Ohio residents who make alimony payments to a former spouse may generally deduct these payments on their income tax returns if the agreement to make the payments was entered into after 1984. The spousal support payments may be deducted because the person who receives them is required to declare them as income on line 11 of their 1040 return. However, this deduction may not be taken for child support payments as child support is never tax deductible.
There are some situations in which alimony payments may not be deducted. The alimony deduction is applicable only when the two spouses file separate tax returns, and spousal support may not be deducted if a couple remains in the same household or elects to continue filing a joint return. The payments must also be made by check, money order, cash or bank transfer to qualify for the deduction. The IRS will consider payments made to a former spouse to be alimony unless the divorce settlement or separation agreement states that the payments are not alimony or the requirement to make the payments does not end when the recipient dies.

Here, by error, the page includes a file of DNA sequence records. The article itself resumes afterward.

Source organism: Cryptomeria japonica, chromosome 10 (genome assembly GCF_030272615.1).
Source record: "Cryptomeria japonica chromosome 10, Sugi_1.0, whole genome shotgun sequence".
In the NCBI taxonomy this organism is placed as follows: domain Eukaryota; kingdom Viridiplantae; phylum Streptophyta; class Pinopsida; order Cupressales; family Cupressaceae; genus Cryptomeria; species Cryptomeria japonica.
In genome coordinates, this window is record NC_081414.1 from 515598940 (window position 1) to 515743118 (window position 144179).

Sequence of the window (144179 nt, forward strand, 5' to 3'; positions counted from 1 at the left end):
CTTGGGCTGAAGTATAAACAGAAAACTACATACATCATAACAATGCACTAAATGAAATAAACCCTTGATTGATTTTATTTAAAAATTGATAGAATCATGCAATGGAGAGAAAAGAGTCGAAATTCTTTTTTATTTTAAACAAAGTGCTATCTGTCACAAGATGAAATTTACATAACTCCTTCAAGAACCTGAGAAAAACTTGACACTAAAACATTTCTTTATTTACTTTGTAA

Payments made as part of a property settlement are not considered alimony, and they may not be deducted, even when they are paid in installments. While many Ohio residents will claim an alimony deduction by filing an itemized return, alimony can also be deducted on line 34a of a standard 1040 form.
Discussions about property division and spousal support can sometimes become emotional. An experienced family law attorney may point out how deductible alimony payments could be an important consideration for spouses who will not be paying income tax at the same rate. In a situation such as this, an agreement could be reached where a spouse paying tax at a lower rate elects to take a lower settlement amount in return for higher support payments, which can be deducted from the tax return of the spouse paying income tax at a higher rate.
Source: Findlaw, "Alimony", November 03, 2014